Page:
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Is drkoop.com Out of Sick Bay for Good?

For a business that seemed to be on its deathbed in August, drkoop.com Inc. showed signs of making a full recovery Thursday by scooping up community site drDrew.com for about $1.4 million in stock and cash.

drkoop.com acquired all drDrew.com assets from Sherwood Partners Inc., a corporate restructuring firm, for 1.58 million shares of common stock and $150,000 in cash. The acquisition boosts the drkoop.com registered user base to more than two million.

"Some will say this was a risky business-to-consumer move in a battered segment of the industry," said Ed Cespedes, the confident president of drkoop.com largely credited for the firm's turnaround.

"They're wrong. It opens the door to additional licensing revenues and provides solutions for our healthcare provider partners in their efforts to reach teens and young adults."

Dr. C. Everett Koop, former U.S. Surgeon General and chairman of drkoop.com, said the company that was named after him will now be able to cater to a seldom-addressed sector of the medical market -- 14 to 24-year-olds.

Dr. Drew Pinsky, founder for whom drDrew.com was named, will work with and take a seat on the drkoop.com medical advisory board.

Dr. Drew's radio program "Loveline" is currently in its 18th year of production. The television version aired for four years on MTV with a strong emphasis on sex and relationship issues. Launched in Novem ber of 1999 drDrew.com features content and Webcasts, chat rooms, forums, exclusive celebrity interviews and pop culture reviews.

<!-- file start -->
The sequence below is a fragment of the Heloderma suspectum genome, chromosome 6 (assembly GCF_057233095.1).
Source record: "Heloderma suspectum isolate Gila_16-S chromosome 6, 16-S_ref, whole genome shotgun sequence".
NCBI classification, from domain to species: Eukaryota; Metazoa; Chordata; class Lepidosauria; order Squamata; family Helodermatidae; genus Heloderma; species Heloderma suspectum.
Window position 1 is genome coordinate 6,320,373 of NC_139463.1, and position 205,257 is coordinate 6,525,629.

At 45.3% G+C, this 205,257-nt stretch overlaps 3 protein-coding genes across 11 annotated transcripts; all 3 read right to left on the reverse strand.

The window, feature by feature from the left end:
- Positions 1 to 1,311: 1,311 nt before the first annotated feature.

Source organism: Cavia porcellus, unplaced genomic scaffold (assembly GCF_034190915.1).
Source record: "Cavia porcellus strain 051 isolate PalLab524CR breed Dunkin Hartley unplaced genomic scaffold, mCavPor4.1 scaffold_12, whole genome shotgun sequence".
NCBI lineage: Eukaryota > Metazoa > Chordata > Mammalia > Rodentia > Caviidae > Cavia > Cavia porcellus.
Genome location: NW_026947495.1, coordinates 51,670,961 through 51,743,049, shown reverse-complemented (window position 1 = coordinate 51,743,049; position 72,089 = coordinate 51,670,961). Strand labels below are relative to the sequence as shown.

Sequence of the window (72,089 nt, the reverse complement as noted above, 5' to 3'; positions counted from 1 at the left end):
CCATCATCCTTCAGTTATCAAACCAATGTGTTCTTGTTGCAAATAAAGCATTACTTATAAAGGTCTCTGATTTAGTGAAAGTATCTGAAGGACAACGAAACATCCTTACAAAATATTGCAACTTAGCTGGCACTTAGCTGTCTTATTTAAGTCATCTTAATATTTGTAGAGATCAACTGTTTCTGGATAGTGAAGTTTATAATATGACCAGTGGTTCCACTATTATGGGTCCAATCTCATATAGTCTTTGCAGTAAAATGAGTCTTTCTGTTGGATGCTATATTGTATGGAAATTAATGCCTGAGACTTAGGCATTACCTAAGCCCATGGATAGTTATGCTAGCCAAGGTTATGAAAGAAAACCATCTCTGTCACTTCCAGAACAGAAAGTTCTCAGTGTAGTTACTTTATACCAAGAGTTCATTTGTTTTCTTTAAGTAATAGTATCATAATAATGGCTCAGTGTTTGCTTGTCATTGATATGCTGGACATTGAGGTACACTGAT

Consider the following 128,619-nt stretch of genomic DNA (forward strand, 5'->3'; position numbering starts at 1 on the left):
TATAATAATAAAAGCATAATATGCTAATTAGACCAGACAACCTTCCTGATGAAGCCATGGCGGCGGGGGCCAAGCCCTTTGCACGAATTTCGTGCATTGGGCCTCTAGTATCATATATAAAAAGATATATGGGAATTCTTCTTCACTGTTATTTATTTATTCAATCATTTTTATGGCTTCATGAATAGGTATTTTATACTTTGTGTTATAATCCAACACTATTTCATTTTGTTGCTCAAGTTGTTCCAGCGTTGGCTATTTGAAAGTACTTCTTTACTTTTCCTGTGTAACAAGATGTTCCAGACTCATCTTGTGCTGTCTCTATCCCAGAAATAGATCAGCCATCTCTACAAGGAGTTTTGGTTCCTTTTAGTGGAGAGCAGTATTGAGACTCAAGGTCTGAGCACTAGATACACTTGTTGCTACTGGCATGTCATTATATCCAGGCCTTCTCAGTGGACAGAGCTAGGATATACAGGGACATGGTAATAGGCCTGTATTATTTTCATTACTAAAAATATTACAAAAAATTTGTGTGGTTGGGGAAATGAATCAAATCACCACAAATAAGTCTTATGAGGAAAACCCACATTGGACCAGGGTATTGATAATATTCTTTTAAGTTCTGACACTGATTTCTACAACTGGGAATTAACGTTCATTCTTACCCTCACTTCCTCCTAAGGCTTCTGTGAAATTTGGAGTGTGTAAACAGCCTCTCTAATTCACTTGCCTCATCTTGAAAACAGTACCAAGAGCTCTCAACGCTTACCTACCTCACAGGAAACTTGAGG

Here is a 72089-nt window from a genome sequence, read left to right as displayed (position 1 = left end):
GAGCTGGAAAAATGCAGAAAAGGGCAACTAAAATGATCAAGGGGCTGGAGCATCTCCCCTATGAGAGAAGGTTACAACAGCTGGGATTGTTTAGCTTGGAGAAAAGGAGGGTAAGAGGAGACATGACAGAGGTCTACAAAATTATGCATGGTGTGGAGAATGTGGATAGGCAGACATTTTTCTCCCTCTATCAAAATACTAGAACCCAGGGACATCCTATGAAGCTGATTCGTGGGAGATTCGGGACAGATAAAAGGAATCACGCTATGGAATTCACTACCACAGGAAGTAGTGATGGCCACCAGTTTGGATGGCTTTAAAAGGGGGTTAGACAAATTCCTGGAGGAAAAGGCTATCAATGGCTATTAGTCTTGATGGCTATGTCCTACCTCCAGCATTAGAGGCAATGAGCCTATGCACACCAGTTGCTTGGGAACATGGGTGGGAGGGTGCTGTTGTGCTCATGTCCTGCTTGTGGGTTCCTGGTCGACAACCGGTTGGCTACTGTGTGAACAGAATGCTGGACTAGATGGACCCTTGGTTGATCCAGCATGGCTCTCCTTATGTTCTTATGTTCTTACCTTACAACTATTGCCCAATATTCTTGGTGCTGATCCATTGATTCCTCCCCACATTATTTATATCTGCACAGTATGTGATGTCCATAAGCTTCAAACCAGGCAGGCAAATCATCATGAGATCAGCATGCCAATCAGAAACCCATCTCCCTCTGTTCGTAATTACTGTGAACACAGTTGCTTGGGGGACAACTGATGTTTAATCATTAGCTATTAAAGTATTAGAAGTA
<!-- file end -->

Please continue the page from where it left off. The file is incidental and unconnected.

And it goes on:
drkoop.com's stock, which reached a high of $24.50 at one point in 2000, wasn't doing much of anything on the news as it hovered around 90 cents per share in morning trading. But perhaps more importantly, the play signals a triumphant victory in the battle many Internet content companies are waging to stay above water.

Last March, auditors said the firm was running out of cash and in July, both MilleniumHealth and Undertherapy.com offered to merge with the firm to save the brand.

drkoop.com managed to maneuver around such offers and survive in August when it secured $20 million in funding from Prime Ventures, JF Shea Ventures, Cramer Rosenthal McGlynn and RMC Capital. It also restructured its management team, signing on former Excite@Home executive Richard Rosenblatt as CEO, Cespedes as its new president and Stephen Plutsky as chief financial officer.

The firm is also battling several lawsuits filed by shareholders who claim the company misled them by delaying a report of the firm's viability. The company also streamlined a bit by laying off a third of its staff, or 42 of 79 employees.

Despite all of the turmoil Cespedes told InternetNews.com Thursday that when he arrived at drkoop.com almost two months ago at the urging of a board member of venture capitalist firm Prime Ventures, he encountered a "dot-com disaster."

"The company was in big trouble," Cespedes said. "They were borrowing money to keep running their business. We saw there were a lot of assets that weren't being valued. It's a great brand built on integrity and trust."

Cespedes said part of the reason investors turned its back on the firm was the industry's perception that B2C was all but dead. In fact, he said, when he looked at drkoop.com's second quarter financials, he saw that about 30 percent of its business was actually B2B driven.

He said a part of the firm's success will have to be to leverage its position in that space -- to grow out the B2



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